I know I said I was going to do a series on archetypes, but I'm going to interrupt that this week because I read something interesting I wanted to share, and the series will resume next time.
A couple of weeks ago, my agent mentioned on her blog that she was reading the book Good to Great by Jim Collins, which is a business book about how companies that had been performing well made a jump to great performance. One of the things she mentioned from the book was that "good is the enemy of great," and that got me started thinking, so I checked the book out of the library and read it. While it is a book about businesses, there are lessons to be learned for a writing career, as well. I think I've done just about every wrong thing through the course of my career, and I hope I'm on track to start moving in a better direction.
First, that idea that good is the enemy of great. What that means is that thinking you're doing okay can stop you from having the drive to do better. It also may make you afraid of taking the risk of changing what you're doing. If what you're doing is working, why change? But reaching greatness may require change and risk. I think that this can apply to writers at any stage of their careers. For mega-bestselling authors, having the clout to have publishers willing to print their grocery lists without editing and knowing that people will buy that can allow them to coast at that level of success so they never push themselves to achieve what could be lasting greatness. For solid midlist authors, moderate ongoing success could make it scary to try the entirely different thing that could be what breaks them out into bestsellerdom. For unpublished authors, a lot of contest wins could be what's keeping them from selling, if their focus is on writing to please contest judges instead of editors or agents (since contest judges and editors and agents are often looking for entirely different things). All of these people may feel like what they're doing is working and that their success means they're on the right track, but that could be what's keeping them from doing even better.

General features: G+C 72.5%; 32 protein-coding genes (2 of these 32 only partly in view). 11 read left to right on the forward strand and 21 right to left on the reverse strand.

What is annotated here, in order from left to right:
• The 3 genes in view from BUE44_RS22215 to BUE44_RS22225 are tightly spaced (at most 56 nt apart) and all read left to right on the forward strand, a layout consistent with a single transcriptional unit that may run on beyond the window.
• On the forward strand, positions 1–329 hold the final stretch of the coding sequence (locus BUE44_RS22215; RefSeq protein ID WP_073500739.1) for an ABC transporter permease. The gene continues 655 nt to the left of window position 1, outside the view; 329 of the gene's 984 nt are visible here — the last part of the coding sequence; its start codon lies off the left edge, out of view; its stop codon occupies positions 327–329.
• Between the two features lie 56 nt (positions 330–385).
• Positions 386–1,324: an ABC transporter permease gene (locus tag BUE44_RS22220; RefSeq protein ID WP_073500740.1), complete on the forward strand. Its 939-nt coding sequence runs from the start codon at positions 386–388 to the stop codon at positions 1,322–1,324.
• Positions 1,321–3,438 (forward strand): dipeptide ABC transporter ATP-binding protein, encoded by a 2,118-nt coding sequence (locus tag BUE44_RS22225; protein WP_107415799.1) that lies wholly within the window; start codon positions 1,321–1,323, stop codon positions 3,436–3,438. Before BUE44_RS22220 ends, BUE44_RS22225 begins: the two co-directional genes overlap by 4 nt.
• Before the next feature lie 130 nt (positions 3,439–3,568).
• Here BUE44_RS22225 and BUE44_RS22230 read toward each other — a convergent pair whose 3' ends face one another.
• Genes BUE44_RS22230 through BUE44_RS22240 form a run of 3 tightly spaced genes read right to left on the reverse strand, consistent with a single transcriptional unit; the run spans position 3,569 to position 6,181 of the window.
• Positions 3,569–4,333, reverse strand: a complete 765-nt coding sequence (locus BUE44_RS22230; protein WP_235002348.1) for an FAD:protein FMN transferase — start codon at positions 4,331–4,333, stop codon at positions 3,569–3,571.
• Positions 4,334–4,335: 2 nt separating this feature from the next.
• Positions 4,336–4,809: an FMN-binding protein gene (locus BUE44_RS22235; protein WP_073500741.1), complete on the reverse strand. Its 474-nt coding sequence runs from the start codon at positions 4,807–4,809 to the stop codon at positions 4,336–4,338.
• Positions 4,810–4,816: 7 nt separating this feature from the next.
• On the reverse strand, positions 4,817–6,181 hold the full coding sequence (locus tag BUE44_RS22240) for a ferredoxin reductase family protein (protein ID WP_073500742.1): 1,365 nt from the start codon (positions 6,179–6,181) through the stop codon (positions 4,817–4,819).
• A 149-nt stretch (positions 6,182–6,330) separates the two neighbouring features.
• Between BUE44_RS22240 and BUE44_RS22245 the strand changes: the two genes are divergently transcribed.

"Great" companies have leaders who blend personal humility with personal will. While they have a strong vision for their companies and are willing to do what it takes to achieve that vision, their ambition is more for their companies than for themselves. They aren't stars or divas. As a writer, you are your "company," but this still applies. Think about yourself as a writer being distinct from yourself as a person, so that your ego is focused on what you produce rather than on personal fame and recognition. You don't want to compromise your standards for your work, but you don't want to get into the mindset where you think that you, as a person, are the star.
The great leaders also tend to take personal responsibility for things that go wrong while giving external factors like luck or other people the credit for success. Yes, there are plenty of things, especially in writing and publishing, that are out of our control and that may be to blame for what happens to a book, but since they're things that are out of our control, there's little point in playing the blame game. The only thing you can change or control is what you do. True, the editor who was excited about your book may have left or the market may no longer want what you write, but you aren't going to get anywhere, change things or improve your situation by blaming those things (and how often do you hear in writing groups about how a person isn't published because the New York publishers only want mediocrity? And what do those people usually end up achieving?). Meanwhile, if you are successful, it may be because you wrote a really good book, but there are a lot of other factors in that success, from editor or agent input to where you fall in your publisher's list to which chain store buyer really got into your book. It's too easy to rest on your laurels if you let yourself take full credit.